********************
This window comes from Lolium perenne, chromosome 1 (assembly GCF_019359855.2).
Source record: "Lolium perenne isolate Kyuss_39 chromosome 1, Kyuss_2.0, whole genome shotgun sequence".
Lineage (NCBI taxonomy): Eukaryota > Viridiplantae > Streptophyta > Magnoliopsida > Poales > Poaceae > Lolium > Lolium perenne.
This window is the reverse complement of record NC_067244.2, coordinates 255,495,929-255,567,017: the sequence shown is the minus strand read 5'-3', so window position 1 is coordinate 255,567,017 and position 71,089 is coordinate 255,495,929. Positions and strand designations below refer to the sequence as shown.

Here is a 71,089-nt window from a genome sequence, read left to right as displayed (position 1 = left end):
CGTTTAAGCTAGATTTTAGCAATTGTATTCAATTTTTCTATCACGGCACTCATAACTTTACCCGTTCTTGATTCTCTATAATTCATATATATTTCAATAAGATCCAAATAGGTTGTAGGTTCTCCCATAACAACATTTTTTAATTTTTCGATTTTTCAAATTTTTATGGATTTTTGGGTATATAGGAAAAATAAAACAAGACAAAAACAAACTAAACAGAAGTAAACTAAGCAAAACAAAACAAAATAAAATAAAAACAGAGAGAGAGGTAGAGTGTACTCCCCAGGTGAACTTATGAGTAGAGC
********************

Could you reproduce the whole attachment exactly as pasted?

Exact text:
This window comes from Lolium perenne, chromosome 1 (assembly GCF_019359855.2).
Source record: "Lolium perenne isolate Kyuss_39 chromosome 1, Kyuss_2.0, whole genome shotgun sequence".
Lineage (NCBI taxonomy): Eukaryota > Viridiplantae > Streptophyta > Magnoliopsida > Poales > Poaceae > Lolium > Lolium perenne.
This window is the reverse complement of record NC_067244.2, coordinates 255,495,929-255,567,017: the sequence shown is the minus strand read 5'-3', so window position 1 is coordinate 255,567,017 and position 71,089 is coordinate 255,495,929. Positions and strand designations below refer to the sequence as shown.

Here is a 71,089-nt window from a genome sequence, read left to right as displayed (position 1 = left end):
CGTTTAAGCTAGATTTTAGCAATTGTATTCAATTTTTCTATCACGGCACTCATAACTTTACCCGTTCTTGATTCTCTATAATTCATATATATTTCAATAAGATCCAAATAGGTTGTAGGTTCTCCCATAACAACATTTTTTAATTTTTCGATTTTTCAAATTTTTATGGATTTTTGGGTATATAGGAAAAATAAAACAAGACAAAAACAAACTAAACAGAAGTAAACTAAGCAAAACAAAACAAAATAAAATAAAAACAGAGAGAGAGGTAGAGTGTACTCCCCAGGTGAACTTATGAGTAGAGC